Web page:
“The U.S. has to focus more on East Asia. That is going to be the future of American foreign policy for the next 40 years, and Europe has to wake up to that fact," Sen. J.D. Vance, a Republican from Ohio, said last week at the Munich Security Conference, where he declined to attend a congressional delegation meeting with Zelensky. “The problem with Europe is that it doesn’t provide enough of a deterrence on its own because it hasn’t taken the initiative in its own security. I think the American security blanket has allowed European security to atrophy," he added.

The bond between Russia, North Korea, Iran—and China—makes that pivot to Asia even more urgent, said Elbridge Colby, a leading Republican strategist who served as a deputy assistant secretary of defense in the Trump administration. “It increases rather than diminishes the importance of prioritizing because we can expect them to act collaboratively, to stretch us out and to distract us. And because China is the dominant player in that alliance, we can expect that alliance to distract us from the decisive theater, which is what is happening," he said.

The decline of the American industrial base and America’s inability to quickly replenish the stocks of munitions that had been supplied to Ukraine limit America’s foreign-policy options, he added. “We have to operate in conditions of scarcity, like a company that is overextended. We are in a world of bad choices now," Colby said. “That’s our fault because we continued to believe, like the president and some senior Republicans, that we could do everything when we can’t, and because the Europeans didn’t step up."

Europe is definitely stepping up now, expanding ammunition production and approving new funding for Ukraine. Germany, France and the United Kingdom have all recently signed defense cooperation agreements with Ukraine. German Chancellor Olaf Scholz and his Danish counterpart, Prime Minister Mette Frederiksen, this month unveiled the construction of a new ammunition plant in Lower Saxony that is expected to eventually produce 200,000 artillery shells a year.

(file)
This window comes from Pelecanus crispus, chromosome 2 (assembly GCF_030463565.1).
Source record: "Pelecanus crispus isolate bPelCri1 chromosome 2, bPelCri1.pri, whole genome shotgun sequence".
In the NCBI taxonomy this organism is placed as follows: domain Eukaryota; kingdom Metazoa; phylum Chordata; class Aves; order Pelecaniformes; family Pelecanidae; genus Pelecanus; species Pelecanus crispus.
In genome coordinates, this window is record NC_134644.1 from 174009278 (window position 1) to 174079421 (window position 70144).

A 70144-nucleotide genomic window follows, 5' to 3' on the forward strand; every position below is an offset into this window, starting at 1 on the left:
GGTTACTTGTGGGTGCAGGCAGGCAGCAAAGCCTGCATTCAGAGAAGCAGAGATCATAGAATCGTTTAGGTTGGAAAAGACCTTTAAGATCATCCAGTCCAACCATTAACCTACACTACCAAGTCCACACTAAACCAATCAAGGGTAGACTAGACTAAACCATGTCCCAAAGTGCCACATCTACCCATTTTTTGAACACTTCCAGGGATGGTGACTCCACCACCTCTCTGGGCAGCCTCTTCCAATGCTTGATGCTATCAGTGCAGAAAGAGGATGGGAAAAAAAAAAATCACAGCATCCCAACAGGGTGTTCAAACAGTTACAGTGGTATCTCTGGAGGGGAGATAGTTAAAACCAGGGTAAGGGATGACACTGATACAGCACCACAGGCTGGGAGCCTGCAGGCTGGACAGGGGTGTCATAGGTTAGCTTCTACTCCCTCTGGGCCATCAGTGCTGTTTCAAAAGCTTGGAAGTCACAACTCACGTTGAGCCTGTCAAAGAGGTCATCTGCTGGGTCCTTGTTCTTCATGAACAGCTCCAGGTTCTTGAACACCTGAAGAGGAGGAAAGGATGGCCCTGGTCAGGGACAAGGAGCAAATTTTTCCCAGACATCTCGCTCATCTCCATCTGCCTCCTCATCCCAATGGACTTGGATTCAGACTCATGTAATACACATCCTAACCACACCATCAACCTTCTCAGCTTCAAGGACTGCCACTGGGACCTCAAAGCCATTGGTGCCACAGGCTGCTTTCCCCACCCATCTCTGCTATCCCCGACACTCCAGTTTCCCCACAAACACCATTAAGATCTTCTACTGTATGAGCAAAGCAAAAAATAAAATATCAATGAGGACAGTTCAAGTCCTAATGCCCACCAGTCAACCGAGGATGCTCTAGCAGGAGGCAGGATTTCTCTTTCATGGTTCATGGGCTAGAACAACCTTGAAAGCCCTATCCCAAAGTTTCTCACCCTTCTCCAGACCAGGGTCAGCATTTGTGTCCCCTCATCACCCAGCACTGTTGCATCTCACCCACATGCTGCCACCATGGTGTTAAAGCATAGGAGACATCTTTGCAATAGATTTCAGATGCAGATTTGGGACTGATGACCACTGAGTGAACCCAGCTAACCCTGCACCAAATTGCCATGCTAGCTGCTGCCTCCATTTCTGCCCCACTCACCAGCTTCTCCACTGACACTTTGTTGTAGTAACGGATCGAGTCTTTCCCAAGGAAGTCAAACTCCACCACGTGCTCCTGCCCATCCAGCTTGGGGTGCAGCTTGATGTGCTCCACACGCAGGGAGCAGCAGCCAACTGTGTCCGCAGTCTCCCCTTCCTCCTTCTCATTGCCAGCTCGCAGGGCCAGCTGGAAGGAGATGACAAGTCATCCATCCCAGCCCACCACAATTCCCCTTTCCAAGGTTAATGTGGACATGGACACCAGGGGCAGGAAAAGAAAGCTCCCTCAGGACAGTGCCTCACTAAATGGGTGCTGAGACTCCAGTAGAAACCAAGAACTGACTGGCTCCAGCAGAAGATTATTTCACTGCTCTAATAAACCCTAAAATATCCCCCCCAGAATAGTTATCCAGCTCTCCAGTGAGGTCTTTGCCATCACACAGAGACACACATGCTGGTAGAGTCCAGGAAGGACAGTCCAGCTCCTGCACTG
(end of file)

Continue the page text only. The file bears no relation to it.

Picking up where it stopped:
The EU last year pledged to supply Ukraine with a million shells but was able to furnish only about one third of that amount. North Korea alone, by contrast, has supplied roughly a million shells to Russia, according to American estimates.

Some European nations—particularly Poland and the Baltic states—have made major investments in their military, far exceeding NATO’s 2% threshold for military spending, noted Thorsten Benner, director of the Global Public Policy Institute in Berlin. “But, of course, it’s not enough if Germany, France and a lot of the other European members don’t follow suit in a serious way," he said.

The unfolding debate in Germany about potentially extending the British and French nuclear umbrella to their European allies shows just how spooked Europeans have become by America potentially abandoning both Ukraine and its other European commitments, Benner added. “It tells you about the level of doubt and fear about the world that we are entering—the one with the U.S. not being there for us and where the hostile superpowers of Russia and China are potentially lining up against us."

For all its recent gains in Avdiivka, the Russian military is also an exhausted force—and one that is losing more tanks, howitzers and other military equipment to Ukrainian forces than it’s able to produce or refurbish. Attrition currently works in Ukraine’s favor, even though that favorable ratio is gradually declining because of ammunition rationing, said Franz-Stefan Gady, an adjunct senior fellow at the Center for a New American Security who has frequently traveled to Ukrainian front lines. Over time, that attrition phase should allow Ukrainian forces to resume offensive operations if Western aid continues, he said.

“The Russian army is not unbeatable," Gady said. “But there is a gradual realization in Europe that this could go south, and that if it does go south, it’s really going to have tremendous consequences for the entire security architecture of the continent."

In recent months, European nations have started taking more seriously the possibility that, if Russia defeats Ukraine, it would be tempted to test the defenses of current members of NATO and the EU, said Camille Grand, a fellow at the European Council on Foreign Relations who served until 2022 as an assistant secretary-general of NATO.

“There is a new awareness that Russian ambitions aren’t limited to the post-Soviet space," he said. “What’s at stake in Ukraine goes well beyond the future of Ukraine itself."

Yaroslav Trofimov is The Wall Street Journal’s chief foreign-affairs correspondent and the author of the new book “Our Enemies Will Vanish: The Russian Invasion and Ukraine’s War of Independence."